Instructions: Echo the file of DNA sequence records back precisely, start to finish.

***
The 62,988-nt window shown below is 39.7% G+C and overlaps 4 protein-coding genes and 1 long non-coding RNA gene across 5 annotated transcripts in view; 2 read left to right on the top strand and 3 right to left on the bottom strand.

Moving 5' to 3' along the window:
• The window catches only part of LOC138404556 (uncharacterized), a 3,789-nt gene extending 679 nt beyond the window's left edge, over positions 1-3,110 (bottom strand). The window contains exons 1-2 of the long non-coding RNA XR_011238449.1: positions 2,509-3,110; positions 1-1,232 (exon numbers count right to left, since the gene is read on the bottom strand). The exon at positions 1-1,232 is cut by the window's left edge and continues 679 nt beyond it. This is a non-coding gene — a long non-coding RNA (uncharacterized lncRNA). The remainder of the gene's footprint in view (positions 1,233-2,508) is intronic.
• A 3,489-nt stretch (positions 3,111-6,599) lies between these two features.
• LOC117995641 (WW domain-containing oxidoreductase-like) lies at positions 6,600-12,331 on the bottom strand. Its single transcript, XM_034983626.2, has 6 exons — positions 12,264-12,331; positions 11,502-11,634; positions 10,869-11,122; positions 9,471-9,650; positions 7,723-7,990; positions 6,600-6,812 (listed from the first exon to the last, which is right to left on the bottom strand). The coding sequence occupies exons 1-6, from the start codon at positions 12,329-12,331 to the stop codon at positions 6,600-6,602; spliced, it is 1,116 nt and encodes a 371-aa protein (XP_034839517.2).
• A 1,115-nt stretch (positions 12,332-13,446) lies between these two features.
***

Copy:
The 62,988-nt window shown below is 39.7% G+C and overlaps 4 protein-coding genes and 1 long non-coding RNA gene across 5 annotated transcripts in view; 2 read left to right on the top strand and 3 right to left on the bottom strand.

Moving 5' to 3' along the window:
• The window catches only part of LOC138404556 (uncharacterized), a 3,789-nt gene extending 679 nt beyond the window's left edge, over positions 1-3,110 (bottom strand). The window contains exons 1-2 of the long non-coding RNA XR_011238449.1: positions 2,509-3,110; positions 1-1,232 (exon numbers count right to left, since the gene is read on the bottom strand). The exon at positions 1-1,232 is cut by the window's left edge and continues 679 nt beyond it. This is a non-coding gene — a long non-coding RNA (uncharacterized lncRNA). The remainder of the gene's footprint in view (positions 1,233-2,508) is intronic.
• A 3,489-nt stretch (positions 3,111-6,599) lies between these two features.
• LOC117995641 (WW domain-containing oxidoreductase-like) lies at positions 6,600-12,331 on the bottom strand. Its single transcript, XM_034983626.2, has 6 exons — positions 12,264-12,331; positions 11,502-11,634; positions 10,869-11,122; positions 9,471-9,650; positions 7,723-7,990; positions 6,600-6,812 (listed from the first exon to the last, which is right to left on the bottom strand). The coding sequence occupies exons 1-6, from the start codon at positions 12,329-12,331 to the stop codon at positions 6,600-6,602; spliced, it is 1,116 nt and encodes a 371-aa protein (XP_034839517.2).
• A 1,115-nt stretch (positions 12,332-13,446) lies between these two features.